Business Structure | Limited Company

Limited Companies – the facts

Don’t like risk? A limited company might be the ideal choice for your private practice.

When you set up a limited company, you can become a director, a shareholder, a company secretary and an employee, all in one go!

What is a limited company?

A limited company is an incorporated entity. This means that it has been registered with Companies House (incorporated) and has its own legal identity. There are various types of limited company, but the one you need to know about for your private practice is a private limited company.

A private limited company is split up into shares. You could own all the shares, or you can divide them up – it’s your decision. As an employee, you will pay yourself a salary and will receive dividends based on your share ownership.

There are lots of GREAT things about private limited companies…

  • unlike sole traders, with a limited company your personal liability is limited by law. This may remove some of the financial risk
  • limited companies find it easier to secure funding from banks and private investors than sole traders
  • your business name will be protected by law, as you have to register it at Companies House (unlike a sole trader)
  • a limited company is usually seen as more professional than a sole trader
  • owners of private limited companies can often pay less tax than sole traders

Pay less tax, you say?

If you are a sole trader, you will have to pay income tax and national insurance on all of your profit. With a private limited company, you can choose what salary to pay yourself, in addition to the dividends that you will receive as a shareholder. This means that, depending on your salary, you may pay significantly less income tax. You may also pay less NICs, as there are no NICs on dividends.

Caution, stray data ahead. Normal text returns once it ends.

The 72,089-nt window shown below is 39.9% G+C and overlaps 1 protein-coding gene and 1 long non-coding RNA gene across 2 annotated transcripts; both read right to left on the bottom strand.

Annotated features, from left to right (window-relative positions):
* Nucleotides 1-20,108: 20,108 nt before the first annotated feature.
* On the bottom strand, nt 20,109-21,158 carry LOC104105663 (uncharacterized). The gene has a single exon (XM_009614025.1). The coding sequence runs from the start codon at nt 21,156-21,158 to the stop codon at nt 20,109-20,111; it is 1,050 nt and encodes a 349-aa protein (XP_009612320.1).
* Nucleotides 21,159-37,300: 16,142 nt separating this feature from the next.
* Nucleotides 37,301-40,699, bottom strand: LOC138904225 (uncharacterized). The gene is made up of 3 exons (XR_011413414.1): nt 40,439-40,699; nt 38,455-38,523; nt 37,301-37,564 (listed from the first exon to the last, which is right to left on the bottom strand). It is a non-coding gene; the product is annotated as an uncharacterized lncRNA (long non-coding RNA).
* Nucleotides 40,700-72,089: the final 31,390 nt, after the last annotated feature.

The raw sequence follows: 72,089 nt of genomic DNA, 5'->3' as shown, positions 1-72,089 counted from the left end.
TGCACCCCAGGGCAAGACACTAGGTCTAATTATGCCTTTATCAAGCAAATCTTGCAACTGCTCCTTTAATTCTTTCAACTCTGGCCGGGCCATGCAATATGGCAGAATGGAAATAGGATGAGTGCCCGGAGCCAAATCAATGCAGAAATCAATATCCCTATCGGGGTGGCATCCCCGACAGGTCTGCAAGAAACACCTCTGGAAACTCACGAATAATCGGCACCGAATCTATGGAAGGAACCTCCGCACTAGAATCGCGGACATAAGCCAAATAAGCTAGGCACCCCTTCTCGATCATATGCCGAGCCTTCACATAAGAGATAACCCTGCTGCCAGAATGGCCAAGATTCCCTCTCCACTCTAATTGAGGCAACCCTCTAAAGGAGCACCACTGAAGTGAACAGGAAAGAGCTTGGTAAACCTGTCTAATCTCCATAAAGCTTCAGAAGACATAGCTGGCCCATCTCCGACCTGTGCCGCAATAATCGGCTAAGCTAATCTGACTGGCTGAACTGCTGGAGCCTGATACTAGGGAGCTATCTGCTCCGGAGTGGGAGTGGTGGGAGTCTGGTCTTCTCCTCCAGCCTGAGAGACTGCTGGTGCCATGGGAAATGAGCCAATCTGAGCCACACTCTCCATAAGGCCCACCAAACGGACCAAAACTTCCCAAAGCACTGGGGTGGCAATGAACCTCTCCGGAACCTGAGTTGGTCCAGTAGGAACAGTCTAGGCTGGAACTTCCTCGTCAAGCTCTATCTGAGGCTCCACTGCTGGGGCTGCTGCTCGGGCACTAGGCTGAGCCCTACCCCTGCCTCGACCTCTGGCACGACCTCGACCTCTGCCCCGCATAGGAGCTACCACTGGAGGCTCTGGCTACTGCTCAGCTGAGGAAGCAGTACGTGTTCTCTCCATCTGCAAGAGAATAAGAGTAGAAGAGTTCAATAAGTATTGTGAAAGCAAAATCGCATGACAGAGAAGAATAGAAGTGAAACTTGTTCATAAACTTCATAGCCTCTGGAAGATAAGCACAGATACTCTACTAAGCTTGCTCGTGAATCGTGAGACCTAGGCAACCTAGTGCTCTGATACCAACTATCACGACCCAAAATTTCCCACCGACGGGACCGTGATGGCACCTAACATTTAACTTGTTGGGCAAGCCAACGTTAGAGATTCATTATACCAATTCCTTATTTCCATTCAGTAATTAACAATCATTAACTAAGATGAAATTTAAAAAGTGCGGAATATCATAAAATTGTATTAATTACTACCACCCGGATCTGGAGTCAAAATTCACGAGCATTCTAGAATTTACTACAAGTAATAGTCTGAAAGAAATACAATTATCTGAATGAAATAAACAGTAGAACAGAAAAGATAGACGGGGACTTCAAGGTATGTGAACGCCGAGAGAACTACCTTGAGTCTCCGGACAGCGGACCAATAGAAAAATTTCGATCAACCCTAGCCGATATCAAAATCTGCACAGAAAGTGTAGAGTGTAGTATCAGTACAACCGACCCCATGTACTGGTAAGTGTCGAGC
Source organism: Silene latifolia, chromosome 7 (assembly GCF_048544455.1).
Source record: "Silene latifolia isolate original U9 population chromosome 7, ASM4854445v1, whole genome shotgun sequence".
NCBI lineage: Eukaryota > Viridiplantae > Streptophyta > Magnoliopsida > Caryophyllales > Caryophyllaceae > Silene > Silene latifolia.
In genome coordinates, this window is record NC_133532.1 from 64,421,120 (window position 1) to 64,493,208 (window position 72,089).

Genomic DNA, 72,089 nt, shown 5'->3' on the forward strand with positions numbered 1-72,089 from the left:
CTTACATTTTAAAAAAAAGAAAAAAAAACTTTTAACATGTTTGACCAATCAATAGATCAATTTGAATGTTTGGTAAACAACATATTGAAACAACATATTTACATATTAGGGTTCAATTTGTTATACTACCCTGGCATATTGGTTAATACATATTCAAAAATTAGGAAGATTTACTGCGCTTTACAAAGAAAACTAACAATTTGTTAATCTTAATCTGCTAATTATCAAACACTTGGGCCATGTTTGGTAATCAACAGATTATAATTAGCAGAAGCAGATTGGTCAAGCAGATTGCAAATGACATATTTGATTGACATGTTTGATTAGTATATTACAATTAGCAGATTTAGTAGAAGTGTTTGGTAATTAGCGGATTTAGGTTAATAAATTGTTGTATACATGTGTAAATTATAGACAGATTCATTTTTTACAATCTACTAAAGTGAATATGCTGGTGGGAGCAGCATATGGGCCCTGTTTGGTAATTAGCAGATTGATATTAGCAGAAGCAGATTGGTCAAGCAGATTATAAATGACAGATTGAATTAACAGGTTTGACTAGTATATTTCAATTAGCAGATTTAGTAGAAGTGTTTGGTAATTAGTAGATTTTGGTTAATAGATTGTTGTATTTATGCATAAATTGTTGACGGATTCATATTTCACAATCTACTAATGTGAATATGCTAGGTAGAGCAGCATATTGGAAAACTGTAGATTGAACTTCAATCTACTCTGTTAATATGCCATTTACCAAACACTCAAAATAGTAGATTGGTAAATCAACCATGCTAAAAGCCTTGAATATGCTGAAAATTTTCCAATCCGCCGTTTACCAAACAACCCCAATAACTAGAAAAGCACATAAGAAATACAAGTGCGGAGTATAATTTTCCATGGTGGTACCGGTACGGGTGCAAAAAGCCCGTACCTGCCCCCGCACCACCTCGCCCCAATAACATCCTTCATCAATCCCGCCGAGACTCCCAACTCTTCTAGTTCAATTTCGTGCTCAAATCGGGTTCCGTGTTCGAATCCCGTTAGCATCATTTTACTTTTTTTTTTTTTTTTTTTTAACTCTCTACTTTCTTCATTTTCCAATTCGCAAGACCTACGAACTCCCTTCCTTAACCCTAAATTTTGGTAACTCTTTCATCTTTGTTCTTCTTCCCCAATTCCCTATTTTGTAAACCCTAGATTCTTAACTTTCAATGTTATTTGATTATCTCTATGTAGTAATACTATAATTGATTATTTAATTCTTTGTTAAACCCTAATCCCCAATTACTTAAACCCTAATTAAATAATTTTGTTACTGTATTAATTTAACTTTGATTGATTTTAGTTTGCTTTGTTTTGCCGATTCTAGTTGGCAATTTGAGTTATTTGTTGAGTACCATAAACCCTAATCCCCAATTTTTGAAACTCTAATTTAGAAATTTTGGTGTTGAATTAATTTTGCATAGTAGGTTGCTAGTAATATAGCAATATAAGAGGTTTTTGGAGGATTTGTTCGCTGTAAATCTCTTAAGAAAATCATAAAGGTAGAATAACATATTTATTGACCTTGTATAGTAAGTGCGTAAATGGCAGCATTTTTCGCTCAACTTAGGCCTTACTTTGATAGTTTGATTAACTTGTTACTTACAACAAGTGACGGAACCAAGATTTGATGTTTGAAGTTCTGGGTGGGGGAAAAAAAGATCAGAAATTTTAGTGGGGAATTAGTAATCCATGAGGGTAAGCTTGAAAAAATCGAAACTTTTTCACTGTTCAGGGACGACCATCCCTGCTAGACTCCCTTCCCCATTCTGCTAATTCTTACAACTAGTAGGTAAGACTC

Bear in mind however, that a private limited company is also subject to corporation tax and capital gains tax, and the business will also have to pay national insurance separately. A limited company can also be difficult to close down.

Confused? Seek advice from an accountant. They will be able to help you decide on the best option for your private practice.

Convinced? Here’s what you need to do…

  • register and incorporate your business with Companies House
  • send annual accounts to Companies House detailing specific financial information – there are penalties if you file your accounts late!
  • inform HMRC if your company is liable for Corporation Tax
  • file a Company Tax Return on time
  • pay Corporation Tax within nine months of the year end
  • as a Director, file your Self-Assessment Tax Return and pay any tax owed on time
  • register for VAT if your turnover is over £85,000 in the tax year 2019/20

Remember: all of the above is not as difficult as it may sound with the help of a good accountant.

Take action

  • visit the HMRC website – it contains lots of useful information about Corporation Tax and registering a private limited company
  • read our guide about finding an accountant who will be able to give you the advice you need
  • read our articles on becoming a sole trader or a partnership to help you make your decision about business structure